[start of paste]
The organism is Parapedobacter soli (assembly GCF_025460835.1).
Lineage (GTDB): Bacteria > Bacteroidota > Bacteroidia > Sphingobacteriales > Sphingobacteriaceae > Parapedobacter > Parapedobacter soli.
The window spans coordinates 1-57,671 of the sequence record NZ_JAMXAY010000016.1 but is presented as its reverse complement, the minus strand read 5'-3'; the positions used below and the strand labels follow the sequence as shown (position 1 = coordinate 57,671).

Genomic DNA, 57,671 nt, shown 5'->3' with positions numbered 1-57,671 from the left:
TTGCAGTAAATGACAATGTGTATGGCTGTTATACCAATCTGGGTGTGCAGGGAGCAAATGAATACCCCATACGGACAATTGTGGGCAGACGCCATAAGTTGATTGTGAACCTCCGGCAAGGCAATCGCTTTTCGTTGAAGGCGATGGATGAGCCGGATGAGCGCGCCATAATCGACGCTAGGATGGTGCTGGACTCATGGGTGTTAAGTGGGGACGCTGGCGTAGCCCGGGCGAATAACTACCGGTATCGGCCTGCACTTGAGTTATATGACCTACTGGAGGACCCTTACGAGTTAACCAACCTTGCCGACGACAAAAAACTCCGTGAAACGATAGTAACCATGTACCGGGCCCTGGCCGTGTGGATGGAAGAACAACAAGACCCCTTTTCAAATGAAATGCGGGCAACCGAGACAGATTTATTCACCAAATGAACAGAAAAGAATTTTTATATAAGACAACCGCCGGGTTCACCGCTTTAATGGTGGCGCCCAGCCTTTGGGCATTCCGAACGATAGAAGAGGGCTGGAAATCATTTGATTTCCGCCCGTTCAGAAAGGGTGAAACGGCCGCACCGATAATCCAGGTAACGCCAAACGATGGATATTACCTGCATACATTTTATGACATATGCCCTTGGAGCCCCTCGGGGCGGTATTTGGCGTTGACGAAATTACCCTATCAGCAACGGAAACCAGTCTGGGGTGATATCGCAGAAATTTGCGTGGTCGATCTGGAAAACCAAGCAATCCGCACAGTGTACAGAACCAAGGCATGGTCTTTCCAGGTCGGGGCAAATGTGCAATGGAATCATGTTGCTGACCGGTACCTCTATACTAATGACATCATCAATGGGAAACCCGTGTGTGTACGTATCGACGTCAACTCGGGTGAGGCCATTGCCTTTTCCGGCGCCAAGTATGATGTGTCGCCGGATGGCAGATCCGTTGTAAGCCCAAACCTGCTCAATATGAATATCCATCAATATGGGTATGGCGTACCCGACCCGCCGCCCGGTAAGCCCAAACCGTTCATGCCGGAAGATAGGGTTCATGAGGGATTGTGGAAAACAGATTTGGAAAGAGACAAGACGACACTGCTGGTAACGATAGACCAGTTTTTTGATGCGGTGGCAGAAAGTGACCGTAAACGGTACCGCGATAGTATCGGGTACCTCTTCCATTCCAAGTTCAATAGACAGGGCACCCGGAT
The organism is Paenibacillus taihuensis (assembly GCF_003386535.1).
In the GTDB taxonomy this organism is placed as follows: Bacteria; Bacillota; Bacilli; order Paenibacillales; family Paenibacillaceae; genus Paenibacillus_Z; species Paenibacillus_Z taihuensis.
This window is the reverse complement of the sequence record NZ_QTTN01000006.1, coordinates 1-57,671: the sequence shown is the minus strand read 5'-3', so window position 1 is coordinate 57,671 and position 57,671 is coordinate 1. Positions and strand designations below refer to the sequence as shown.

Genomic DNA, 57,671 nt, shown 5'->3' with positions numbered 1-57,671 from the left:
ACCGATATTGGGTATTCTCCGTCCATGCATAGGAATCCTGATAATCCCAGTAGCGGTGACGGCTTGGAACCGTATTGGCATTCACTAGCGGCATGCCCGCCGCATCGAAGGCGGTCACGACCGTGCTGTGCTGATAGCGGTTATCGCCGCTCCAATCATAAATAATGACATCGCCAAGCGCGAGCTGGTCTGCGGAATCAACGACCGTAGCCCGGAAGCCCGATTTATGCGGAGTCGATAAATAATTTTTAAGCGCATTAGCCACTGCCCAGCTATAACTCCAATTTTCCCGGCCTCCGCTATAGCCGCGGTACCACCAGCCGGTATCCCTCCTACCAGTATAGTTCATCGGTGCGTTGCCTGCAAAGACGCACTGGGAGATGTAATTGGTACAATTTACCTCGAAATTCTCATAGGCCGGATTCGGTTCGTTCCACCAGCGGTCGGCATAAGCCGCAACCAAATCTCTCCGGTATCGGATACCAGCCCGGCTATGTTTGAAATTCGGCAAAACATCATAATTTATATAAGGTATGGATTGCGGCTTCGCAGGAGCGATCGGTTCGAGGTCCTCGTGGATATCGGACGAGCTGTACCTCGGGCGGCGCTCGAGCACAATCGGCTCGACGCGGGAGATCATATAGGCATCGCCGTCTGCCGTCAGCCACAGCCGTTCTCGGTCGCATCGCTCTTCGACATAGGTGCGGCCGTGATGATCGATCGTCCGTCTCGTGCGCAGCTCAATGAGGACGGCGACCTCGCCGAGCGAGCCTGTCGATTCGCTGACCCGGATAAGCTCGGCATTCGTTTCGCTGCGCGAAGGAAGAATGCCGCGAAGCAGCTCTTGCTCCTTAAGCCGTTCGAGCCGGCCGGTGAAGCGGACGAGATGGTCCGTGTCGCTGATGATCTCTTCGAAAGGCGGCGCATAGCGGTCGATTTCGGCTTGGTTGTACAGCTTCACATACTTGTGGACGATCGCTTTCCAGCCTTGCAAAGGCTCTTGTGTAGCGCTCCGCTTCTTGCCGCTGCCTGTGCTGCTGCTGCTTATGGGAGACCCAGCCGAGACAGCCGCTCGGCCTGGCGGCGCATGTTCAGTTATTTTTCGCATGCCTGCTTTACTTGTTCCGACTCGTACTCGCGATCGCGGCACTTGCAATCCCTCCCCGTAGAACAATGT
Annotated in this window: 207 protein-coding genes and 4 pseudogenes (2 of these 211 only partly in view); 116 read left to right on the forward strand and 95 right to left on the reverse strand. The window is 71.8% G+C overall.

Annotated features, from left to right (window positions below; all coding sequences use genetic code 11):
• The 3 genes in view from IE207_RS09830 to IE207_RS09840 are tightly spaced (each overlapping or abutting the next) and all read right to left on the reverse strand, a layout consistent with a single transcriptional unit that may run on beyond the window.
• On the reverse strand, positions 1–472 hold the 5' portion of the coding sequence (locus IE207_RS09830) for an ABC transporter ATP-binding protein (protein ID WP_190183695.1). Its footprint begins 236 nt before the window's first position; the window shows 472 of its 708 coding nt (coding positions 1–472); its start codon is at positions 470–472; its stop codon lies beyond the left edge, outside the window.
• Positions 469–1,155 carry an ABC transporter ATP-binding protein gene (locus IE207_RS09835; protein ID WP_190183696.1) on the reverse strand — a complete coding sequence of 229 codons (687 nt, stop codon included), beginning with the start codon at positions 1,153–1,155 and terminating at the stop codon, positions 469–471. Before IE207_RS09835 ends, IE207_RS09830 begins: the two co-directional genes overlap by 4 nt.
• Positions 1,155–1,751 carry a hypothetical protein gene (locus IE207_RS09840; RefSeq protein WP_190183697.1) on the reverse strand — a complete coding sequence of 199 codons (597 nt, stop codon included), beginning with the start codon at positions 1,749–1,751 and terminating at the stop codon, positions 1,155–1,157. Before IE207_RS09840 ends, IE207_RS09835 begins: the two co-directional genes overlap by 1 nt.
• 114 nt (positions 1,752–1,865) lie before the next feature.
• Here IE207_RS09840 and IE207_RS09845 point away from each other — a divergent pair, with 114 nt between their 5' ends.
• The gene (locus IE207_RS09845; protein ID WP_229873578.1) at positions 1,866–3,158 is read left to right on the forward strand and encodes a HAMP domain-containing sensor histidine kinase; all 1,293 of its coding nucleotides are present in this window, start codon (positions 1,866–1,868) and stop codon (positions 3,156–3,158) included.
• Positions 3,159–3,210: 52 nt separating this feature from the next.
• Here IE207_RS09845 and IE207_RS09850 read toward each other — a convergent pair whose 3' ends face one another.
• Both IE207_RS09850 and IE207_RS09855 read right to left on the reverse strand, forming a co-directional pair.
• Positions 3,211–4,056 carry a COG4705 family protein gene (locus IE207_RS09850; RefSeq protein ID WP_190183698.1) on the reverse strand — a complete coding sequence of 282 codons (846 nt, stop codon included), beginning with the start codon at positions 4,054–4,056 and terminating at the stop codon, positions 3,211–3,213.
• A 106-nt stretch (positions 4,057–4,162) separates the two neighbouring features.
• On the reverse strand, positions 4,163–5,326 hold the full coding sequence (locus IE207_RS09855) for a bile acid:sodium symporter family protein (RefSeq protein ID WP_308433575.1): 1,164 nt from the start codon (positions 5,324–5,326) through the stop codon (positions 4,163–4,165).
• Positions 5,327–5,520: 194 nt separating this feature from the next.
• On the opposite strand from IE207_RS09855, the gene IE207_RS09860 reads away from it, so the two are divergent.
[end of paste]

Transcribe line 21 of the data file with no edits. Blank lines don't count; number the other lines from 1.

• Here IE207_RS09845 and IE207_RS09850 read toward each other — a convergent pair whose 3' ends face one another.